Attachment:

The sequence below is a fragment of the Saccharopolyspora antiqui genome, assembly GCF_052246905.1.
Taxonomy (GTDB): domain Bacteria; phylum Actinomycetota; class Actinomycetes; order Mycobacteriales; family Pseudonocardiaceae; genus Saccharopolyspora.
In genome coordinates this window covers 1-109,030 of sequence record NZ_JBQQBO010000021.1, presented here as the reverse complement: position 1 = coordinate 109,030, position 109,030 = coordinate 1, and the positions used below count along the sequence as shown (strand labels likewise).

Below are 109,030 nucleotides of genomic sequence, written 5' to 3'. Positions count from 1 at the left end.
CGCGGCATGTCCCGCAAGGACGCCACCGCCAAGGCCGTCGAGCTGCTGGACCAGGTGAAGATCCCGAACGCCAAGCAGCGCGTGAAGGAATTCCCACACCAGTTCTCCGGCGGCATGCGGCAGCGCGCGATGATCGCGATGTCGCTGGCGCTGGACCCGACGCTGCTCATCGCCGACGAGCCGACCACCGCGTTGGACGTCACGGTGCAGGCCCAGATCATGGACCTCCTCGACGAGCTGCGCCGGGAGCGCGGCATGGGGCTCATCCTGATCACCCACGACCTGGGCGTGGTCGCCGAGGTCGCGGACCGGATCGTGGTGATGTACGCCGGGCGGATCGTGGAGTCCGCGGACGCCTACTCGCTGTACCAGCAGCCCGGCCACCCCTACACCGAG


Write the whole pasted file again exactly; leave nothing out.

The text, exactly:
The sequence below is a fragment of the Saccharopolyspora antiqui genome, assembly GCF_052246905.1.
Taxonomy (GTDB): domain Bacteria; phylum Actinomycetota; class Actinomycetes; order Mycobacteriales; family Pseudonocardiaceae; genus Saccharopolyspora.
In genome coordinates this window covers 1-109,030 of sequence record NZ_JBQQBO010000021.1, presented here as the reverse complement: position 1 = coordinate 109,030, position 109,030 = coordinate 1, and the positions used below count along the sequence as shown (strand labels likewise).

Below are 109,030 nucleotides of genomic sequence, written 5' to 3'. Positions count from 1 at the left end.
CGCGGCATGTCCCGCAAGGACGCCACCGCCAAGGCCGTCGAGCTGCTGGACCAGGTGAAGATCCCGAACGCCAAGCAGCGCGTGAAGGAATTCCCACACCAGTTCTCCGGCGGCATGCGGCAGCGCGCGATGATCGCGATGTCGCTGGCGCTGGACCCGACGCTGCTCATCGCCGACGAGCCGACCACCGCGTTGGACGTCACGGTGCAGGCCCAGATCATGGACCTCCTCGACGAGCTGCGCCGGGAGCGCGGCATGGGGCTCATCCTGATCACCCACGACCTGGGCGTGGTCGCCGAGGTCGCGGACCGGATCGTGGTGATGTACGCCGGGCGGATCGTGGAGTCCGCGGACGCCTACTCGCTGTACCAGCAGCCCGGCCACCCCTACACCGAG